British Tinnitus Association – Mapping the Apps for Tinnitus
Tinnitus Patient Groups
Estimates vary wildly on the prevalence of tinnitus, from 8% for the general population up to 30% for those over 60. As I write this, I’m aware of a persistent whistling in my ears, but I’m one of the lucky ones. Diagnosed over 30 years ago, my tinnitus is very mild, and most of the time I don’t notice it’s there. Patient groups on both sides of the Atlantic are helping to connect individuals with the right apps and other practical sources of support for their tinnitus.
British Tinnitus Association
We’re well used to the biggest patient groups commissioning and funding research, but it’s far more challenging for smaller groups like the British Tinnitus Association. Remarkably, they’ve recently managed to map the world of tinnitus research, identify critical gaps, and partner on a number of research projects including:
- Teaming up with the musicians’ charity ‘Help Musicians UK’ to investigate the impact of tinnitus on musicians, who are at risk because of regular exposure to high sound levels
- Investigating the link between anxiety in children with tinnitus and heightened sensitivity to sounds (hyperacusis)
- Studying the effectiveness of Cognitive Behavioural Therapy (CBT) in treating insomnia common with tinnitus.
Mapping the apps
Last year the British Tinnitus Association’s research director, Dr Magdalena Sereda published a study to:
- “Generate the list of apps that people use for management of their tinnitus
- Explore reasons for app use and non-use
- Perform quality assessment of the most cited apps
- Perform content analysis to explore and describe options and management techniques available in the most cited apps.”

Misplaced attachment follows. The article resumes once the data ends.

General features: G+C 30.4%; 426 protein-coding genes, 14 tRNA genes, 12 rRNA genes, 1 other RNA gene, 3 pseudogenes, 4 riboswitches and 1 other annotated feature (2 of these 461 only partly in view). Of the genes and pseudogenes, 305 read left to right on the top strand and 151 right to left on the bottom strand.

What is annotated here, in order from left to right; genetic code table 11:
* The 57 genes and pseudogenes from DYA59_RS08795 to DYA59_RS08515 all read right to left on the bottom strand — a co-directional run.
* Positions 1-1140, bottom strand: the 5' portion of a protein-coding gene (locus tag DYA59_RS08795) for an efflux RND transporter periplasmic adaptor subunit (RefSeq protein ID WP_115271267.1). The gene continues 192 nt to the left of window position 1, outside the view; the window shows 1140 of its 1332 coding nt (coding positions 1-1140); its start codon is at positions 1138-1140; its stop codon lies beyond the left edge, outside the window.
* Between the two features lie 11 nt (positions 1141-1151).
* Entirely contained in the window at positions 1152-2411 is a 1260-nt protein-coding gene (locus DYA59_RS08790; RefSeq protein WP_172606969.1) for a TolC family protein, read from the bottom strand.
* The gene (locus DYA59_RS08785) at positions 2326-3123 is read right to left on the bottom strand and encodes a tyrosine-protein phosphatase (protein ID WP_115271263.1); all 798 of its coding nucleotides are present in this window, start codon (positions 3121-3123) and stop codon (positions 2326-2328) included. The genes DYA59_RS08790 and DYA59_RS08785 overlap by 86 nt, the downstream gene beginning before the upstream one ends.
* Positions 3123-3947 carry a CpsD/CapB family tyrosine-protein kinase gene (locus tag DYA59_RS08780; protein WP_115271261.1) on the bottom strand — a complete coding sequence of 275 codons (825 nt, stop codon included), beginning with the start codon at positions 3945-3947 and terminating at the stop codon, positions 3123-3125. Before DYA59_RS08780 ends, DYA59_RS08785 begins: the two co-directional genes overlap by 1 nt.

- Dr Magdalena Sereda, Head of British Tinnitus Association Research
All these objectives could provide a model for other patient communities identifying support available from apps.
The research was based around a survey of 643 people with tinnitus. It found that 75% had never used an app for managing their tinnitus, most of these (60%) because they did not know about them. A clear reason for patient groups to be the expert reviewers, commissioners and awareness-raisers for trusted apps.
The 55 apps that were used by the surveyed patient community focused both on relief of the immediate symptoms through sounds to mask the noises, through to apps for related conditions, such as sleep disorders, anxiety or depression.
The study maps in detail the function and quality of the most-cited apps and acts as a comprehensive overview of which ones the patient community uses.
American Tinnitus Association – One-stop app shop
The American Tinnitus Association (ATA) offers a very compact, economic and neat solution to help people find patient apps. They have reused a page as a PDF from their magazine ‘Tinnitus Today’, which contains links to 8 sounds apps and 4 apps focused on sleep and relaxation. The apps were selected by an audiologist who has tinnitus.
By embedding links to all 12 apps in a single PDF page, the Association makes it easy to click on each app to browse, and then return to the original guide. Also, because it’s a PDF, it’s very easy to save on your devices for later use.
The ATA also has a cost-effective format for helping people get started on managing their tinnitus and finding support. Their ‘patient navigator’ combines a single flow chart including key actions and questions at each step with a scrolling page for more detail. Again, it’s a neat, concise model for patient groups wanting to offer topline guidance on the patient’s journey, including the role of different types of healthcare professionals.
Download the British Tinnitus Association research study into apps available to tinnitus patients…
Download the American Tinnitus Association guide on tinnitus apps…
View the American Tinnitus Association Patient Navigator at…
Visit myhealthapps.net for patient group recommendations on tinnitus apps